3. Delete the swap partition and the extended partition that holds it (if by some miracle you're able to resize your swap partition from here, I imagine your life will be a lot easier than mine)
  4. Decrease the size of your primary partition by the amount you want your new swap to be (I made mine 2x RAM + 500MB just to be safe). The easiest way to do this is to fill in the amount of space you want swap to be in the "free space following" field
  5. In the free space that has now been created, choose new, type linux-swap and you can name the partition "swap" if you like
  6. Hit the Apply button (should be a check mark) to write the changes to disk
  7. When done, reboot back into Ubuntu

Now you need to find what partition your swap is on and what its UUID is. UUID?! you say? Well that's the Universally Unique IDentifier for the partition so you can reference it even if it's on a different mount point from boot-to-boot due to adding disks, etc. If this is your primary disk, it's probably not a big deal.

  1. Pull up a terminal and run gksu gparted & and enter your root password. The & lets this process run while still giving you access to the command line.
  2. Right-click on your swap partition and choose Information. You should see the Path and UUID listed there. Keep this open for further reference.
  3. Run gksu gedit /etc/fstab & and look for the line that has swap in it. It should be the third column, separated by spaces or tabs. You can either use the path or the UUID to tell Linux where to find your swap partition. I recommend UUID because it'll stay constant even if you move the partition around or the disk somehow becomes sdb instead of sda or something like that. Make the appropriate edits and save the file. Your line should look something like this if you used UUID (with your UUID instead, of course):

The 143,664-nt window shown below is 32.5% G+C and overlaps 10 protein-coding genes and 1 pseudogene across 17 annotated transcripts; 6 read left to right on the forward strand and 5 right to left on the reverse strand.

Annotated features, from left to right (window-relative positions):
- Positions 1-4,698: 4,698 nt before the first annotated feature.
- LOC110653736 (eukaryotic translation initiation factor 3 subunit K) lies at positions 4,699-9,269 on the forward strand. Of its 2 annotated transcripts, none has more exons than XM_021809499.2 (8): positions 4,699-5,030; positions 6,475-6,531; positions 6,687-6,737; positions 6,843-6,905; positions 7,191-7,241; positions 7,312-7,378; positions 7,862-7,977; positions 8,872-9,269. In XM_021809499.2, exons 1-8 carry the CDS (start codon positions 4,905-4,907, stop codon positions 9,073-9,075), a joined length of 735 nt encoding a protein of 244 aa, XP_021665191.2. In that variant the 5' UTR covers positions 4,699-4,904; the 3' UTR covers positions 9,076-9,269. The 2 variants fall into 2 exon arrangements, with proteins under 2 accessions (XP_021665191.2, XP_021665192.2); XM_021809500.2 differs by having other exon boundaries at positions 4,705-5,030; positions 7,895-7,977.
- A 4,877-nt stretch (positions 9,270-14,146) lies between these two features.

• UUID=41e86209-3802-424b-9a9d-d7683142dab7 none swap sw 0 0
    • or this if you used path: /dev/sda2 none swap sw 0 0
  4. Save and reboot to make sure the new swap gets activated properly at startup

Grab a glass of milk and wait for Ubuntu to come back up... The fun part comes next

  1. Pull up a Terminal again and run cat /proc/swaps and hopefully you see the path to your swap partition listed there. If not chances are something went wrong in the steps above. Here's my output:

    Filename                Type        Size    Used    Priority
    /dev/sda2               partition   2676732 6360    -1
  2. gksu gedit /etc/default/grub & to pull up the boot loader configuration

  3. Look for the line GRUB_CMDLINE_LINUX="" and make sure it looks like this (using your UUID of course) GRUB_CMDLINE_LINUX="resume=UUID=41e86209-3802-424b-9a9d-d7683142dab7" and save the file
  4. sudo update-grub and wait for it to finish
  5. gksu gedit /etc/initramfs-tools/conf.d/resume & and make sure its contents are resume=UUID=41e86209-3802-424b-9a9d-d7683142dab7 (with your UUID of course in place of mine). Save the file!
  6. sudo update-initramfs -u
  7. Reboot!

Now you should be able to hibernate and resume! I really hope this helps someone else. I can't believe Ubuntu is on version 11 and it still SUCKS THIS HARD to get it to hibernate your laptop. Don't lose faith though, it can be done!

  • In your first lot of seven steps.... delete number 2 i.e. do 3 first. Now select the swap partition, select swap off, grow partition, select swap on and reboot That's it that is all that's needed. – robin0800 Jun 17 '11 at 8:01